The new artist works on several art projects at once. The different works are usually united by a shared aesthetic that bounces back and forth between mediums. It’s like a game of hot potato with one player. Maybe the aesthetic was derived from a love of skateboards—or the way the chorus of a really good pop song makes he or she feel when it’s over.

Par Example, in Raymi’s case there’s her blog, “raymi the minx” and her love of karaoke—two completely separate, but (we venture to say) highly related forms of expression.

The new artist works in fits, staying up for three days straight like a crystal meth head.

The new artist passes out in a perfumed heap on a stranger’s bed, only to proclaim, loudly, “I wasn’t sleeping,” upon waking two hours later from a deep slumber.

The new artist is a counterfeiter—a simulacrum, The Matrix® itself.

The new artist grew up surrounded by a wealth of contradictions, i.e., the overflowing bounty of the suburban wasteland.

The new artist believes ordering-in is a lifestyle choice, best exemplified by answering the door wearing only socks.

The new artist is not a hippie. He/she does not like to share drugs

The new artist is not a talk show host, but they might have been a radio shock jock—secretly, in high school.

The new artist is sick of lip service, professionalism and contracts.

The new artist doesn’t know for sure who is real.

The new artist understands that all art is always already business art, but that one must be in a constant rebellion against this state of affairs. The best, most effective way to rebel is by making art.

The new artist wakes up every morning butch and bruised.

The new artist is trying to create a place to replace the one they never had. It’s a site in-transit. The address is in the TV Guide, on the coffee table. You have to surf to get there.

The new artist has: profiles, tags, resumes, transcripts, domain names, business cards, cell phone clips, subscriptions, file folders, passwords, I.D. cards, vocoders, clarinets, headlights, trick candles, and swollen eyes.

Purple brake lights
Cry me a river
Purple rain, purple rain

The new artist is making music videos without the music.

The new artist checks his or her Shakespeare swatch and sees that yes indeed, the time is out of joint.

The new artist heads south from the metropolis to get some shooting done.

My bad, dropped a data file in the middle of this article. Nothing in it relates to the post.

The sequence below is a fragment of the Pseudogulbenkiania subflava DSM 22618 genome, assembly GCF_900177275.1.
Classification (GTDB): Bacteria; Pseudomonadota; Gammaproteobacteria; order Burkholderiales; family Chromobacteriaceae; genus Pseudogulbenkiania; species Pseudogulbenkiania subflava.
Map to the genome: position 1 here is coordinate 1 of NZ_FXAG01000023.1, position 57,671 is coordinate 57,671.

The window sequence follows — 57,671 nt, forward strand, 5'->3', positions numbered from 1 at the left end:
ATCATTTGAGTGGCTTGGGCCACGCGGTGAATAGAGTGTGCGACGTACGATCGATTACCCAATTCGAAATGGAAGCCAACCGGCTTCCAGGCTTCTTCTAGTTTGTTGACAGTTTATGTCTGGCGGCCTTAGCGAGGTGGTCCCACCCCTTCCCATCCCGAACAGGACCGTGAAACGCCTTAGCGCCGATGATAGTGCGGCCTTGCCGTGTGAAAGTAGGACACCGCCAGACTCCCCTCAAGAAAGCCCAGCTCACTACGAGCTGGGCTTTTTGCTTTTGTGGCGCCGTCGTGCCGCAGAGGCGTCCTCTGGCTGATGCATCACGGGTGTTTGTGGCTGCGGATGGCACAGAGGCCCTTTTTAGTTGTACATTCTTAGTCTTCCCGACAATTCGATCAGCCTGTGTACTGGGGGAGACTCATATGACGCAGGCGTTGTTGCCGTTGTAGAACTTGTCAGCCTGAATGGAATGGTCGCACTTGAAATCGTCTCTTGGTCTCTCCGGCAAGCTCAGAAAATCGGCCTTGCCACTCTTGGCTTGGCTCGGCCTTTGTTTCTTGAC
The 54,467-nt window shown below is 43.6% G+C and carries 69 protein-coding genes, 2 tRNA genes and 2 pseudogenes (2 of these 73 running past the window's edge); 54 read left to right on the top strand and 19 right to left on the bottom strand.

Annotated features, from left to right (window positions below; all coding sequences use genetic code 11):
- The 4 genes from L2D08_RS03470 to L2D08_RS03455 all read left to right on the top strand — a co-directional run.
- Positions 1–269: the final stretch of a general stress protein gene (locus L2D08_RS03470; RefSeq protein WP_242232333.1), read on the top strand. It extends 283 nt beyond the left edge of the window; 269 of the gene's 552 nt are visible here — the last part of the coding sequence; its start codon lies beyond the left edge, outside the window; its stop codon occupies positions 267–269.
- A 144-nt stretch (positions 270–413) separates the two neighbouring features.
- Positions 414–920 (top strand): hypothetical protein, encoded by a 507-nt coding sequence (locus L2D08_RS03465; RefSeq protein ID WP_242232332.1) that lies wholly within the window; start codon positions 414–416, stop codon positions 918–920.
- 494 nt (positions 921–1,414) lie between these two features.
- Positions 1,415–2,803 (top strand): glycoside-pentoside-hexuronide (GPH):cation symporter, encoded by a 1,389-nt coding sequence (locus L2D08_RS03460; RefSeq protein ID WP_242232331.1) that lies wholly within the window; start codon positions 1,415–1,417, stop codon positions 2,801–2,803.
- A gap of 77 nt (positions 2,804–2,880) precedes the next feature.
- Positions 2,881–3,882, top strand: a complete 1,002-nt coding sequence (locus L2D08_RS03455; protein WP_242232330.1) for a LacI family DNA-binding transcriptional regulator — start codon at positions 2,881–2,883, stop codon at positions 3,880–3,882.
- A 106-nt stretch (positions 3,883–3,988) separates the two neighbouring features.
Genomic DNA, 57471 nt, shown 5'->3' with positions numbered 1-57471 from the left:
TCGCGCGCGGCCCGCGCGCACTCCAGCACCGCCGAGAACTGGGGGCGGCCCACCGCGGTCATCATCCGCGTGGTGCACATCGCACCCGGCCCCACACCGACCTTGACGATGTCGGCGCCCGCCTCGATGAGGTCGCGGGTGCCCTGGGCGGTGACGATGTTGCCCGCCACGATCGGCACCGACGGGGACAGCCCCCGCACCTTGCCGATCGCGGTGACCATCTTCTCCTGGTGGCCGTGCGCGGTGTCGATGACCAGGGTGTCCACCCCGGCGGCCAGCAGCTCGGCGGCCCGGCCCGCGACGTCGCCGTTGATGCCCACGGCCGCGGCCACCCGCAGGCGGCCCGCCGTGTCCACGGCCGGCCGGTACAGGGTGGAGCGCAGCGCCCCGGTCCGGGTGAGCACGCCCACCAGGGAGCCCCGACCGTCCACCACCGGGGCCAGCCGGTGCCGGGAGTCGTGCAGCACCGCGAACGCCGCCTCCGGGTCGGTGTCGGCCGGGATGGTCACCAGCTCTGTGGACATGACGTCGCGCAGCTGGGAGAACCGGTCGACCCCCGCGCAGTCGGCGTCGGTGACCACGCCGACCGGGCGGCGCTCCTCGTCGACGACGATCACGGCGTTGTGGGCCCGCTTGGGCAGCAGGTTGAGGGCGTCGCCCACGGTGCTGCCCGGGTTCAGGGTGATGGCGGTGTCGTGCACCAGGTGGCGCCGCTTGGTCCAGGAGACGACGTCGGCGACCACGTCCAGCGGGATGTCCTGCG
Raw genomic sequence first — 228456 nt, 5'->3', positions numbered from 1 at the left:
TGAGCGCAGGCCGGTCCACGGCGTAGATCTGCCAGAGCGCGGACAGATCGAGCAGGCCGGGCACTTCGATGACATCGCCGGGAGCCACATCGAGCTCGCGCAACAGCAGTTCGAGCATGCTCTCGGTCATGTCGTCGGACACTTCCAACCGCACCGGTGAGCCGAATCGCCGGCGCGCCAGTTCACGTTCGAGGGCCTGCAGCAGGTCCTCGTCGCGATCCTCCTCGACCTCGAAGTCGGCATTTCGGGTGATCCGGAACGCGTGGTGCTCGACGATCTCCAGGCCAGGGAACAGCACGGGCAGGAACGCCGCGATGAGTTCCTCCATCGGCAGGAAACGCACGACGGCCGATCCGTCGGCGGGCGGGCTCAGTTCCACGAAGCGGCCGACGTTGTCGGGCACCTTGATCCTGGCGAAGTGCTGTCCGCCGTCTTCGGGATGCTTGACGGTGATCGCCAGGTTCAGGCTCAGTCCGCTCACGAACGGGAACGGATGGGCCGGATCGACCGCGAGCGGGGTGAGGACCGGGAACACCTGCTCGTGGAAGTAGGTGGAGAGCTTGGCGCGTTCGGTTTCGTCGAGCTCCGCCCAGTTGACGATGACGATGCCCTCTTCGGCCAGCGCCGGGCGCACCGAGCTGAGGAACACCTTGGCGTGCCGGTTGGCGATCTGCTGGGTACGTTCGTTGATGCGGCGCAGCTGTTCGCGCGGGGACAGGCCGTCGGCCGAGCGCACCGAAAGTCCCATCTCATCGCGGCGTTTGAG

The new artist sits at the kitchen table under the bright lights, just before the rain. The air is very still and flat. Everything stands out—especially sounds. An ordinary dinnertime conversation between a young mother and her child ripples up the air duct and through the open window. The new artist can hear them speak to each other in exquisite, gut-wrenching clarity—each kind word from the mother, each little giggle from the child is as pronounced as a fresh welt on tight, unblemished skin.

The new artist doesn’t take what’s given. He/she is happy to live in a city without a country.

In London, and Tokyo and New Yawk and the sewers of Paris…

(the time is out of joint)


(fuck the police, f-f-f-fuck the police)

It doesn’t matter where you are—it’s always about having enough money and having enough drugs and looking good in the right pair of jeans and making music where the music needs to be made…

The new artist takes drugs to write posts to take drugs to.

(five to four, just can’t take it no more)

The new artist thinks to him/herself: “yeah, yeah, yeah…star, star, star.”


“are you ready? Cuz here we go…”

The new artist smokes weed and holds a three-hundred dollar Italian pen like a cigarette.

The new artist complains about these dark times:

“I wait, I wait, I wait for something to happen, I’m pacing, station to station, snapping my fingers, changing my style…

(smackmybitchup, changemypitchup)

…I’ve seen it all, I’ve seen it all from the yellow windows of the evening train…”

The new artist has a little song that grows.

The new artist has many nicknames but often signs paper things with an “x”.

The new artist understands that first principles apply equally to the production that is the thing in itself as well as to the production of the production.

Then new artist knows that flashbacks are a real thing, precipitated by a sudden blue flash and a vision of a long-dead friend eating a tuna sandwich.

(“Yo, money. Smell this—does this smell bad to you?”)

Your old faithful shoes so casually tossed off just a few hours earlier have turned into rats scurrying around the corners of your eyes…

Go with it…breathe…accept…

The new artist has learned that big, bad anxiety comes when one doesn’t give in to the nausea…to the pain…

(just by giving in, we open up a whole new way of being)

party people

the pleasure whips
the hollow tips.

virtual institute of crappy arts

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